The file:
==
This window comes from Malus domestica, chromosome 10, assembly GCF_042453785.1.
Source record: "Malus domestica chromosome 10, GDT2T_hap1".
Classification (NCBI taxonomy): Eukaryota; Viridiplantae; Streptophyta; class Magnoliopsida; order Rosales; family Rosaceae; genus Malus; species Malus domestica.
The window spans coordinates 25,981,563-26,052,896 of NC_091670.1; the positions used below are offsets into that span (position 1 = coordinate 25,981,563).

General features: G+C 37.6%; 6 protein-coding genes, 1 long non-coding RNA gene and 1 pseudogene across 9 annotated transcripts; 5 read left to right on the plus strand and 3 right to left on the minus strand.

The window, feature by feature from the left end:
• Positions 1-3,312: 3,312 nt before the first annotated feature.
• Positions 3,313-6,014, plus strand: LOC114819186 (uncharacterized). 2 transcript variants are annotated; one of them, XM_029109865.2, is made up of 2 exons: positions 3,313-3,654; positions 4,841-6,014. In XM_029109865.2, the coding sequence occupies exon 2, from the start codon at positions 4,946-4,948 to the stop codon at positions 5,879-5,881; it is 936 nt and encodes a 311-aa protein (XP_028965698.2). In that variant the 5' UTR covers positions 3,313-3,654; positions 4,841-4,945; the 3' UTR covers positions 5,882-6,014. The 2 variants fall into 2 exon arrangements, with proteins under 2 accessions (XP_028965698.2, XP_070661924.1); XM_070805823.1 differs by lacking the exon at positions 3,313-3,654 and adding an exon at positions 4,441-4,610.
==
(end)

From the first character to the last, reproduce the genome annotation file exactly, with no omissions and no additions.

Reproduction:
This window comes from Malus domestica, chromosome 10, assembly GCF_042453785.1.
Source record: "Malus domestica chromosome 10, GDT2T_hap1".
Classification (NCBI taxonomy): Eukaryota; Viridiplantae; Streptophyta; class Magnoliopsida; order Rosales; family Rosaceae; genus Malus; species Malus domestica.
The window spans coordinates 25,981,563-26,052,896 of NC_091670.1; the positions used below are offsets into that span (position 1 = coordinate 25,981,563).

General features: G+C 37.6%; 6 protein-coding genes, 1 long non-coding RNA gene and 1 pseudogene across 9 annotated transcripts; 5 read left to right on the plus strand and 3 right to left on the minus strand.

The window, feature by feature from the left end:
• Positions 1-3,312: 3,312 nt before the first annotated feature.
• Positions 3,313-6,014, plus strand: LOC114819186 (uncharacterized). 2 transcript variants are annotated; one of them, XM_029109865.2, is made up of 2 exons: positions 3,313-3,654; positions 4,841-6,014. In XM_029109865.2, the coding sequence occupies exon 2, from the start codon at positions 4,946-4,948 to the stop codon at positions 5,879-5,881; it is 936 nt and encodes a 311-aa protein (XP_028965698.2). In that variant the 5' UTR covers positions 3,313-3,654; positions 4,841-4,945; the 3' UTR covers positions 5,882-6,014. The 2 variants fall into 2 exon arrangements, with proteins under 2 accessions (XP_028965698.2, XP_070661924.1); XM_070805823.1 differs by lacking the exon at positions 3,313-3,654 and adding an exon at positions 4,441-4,610.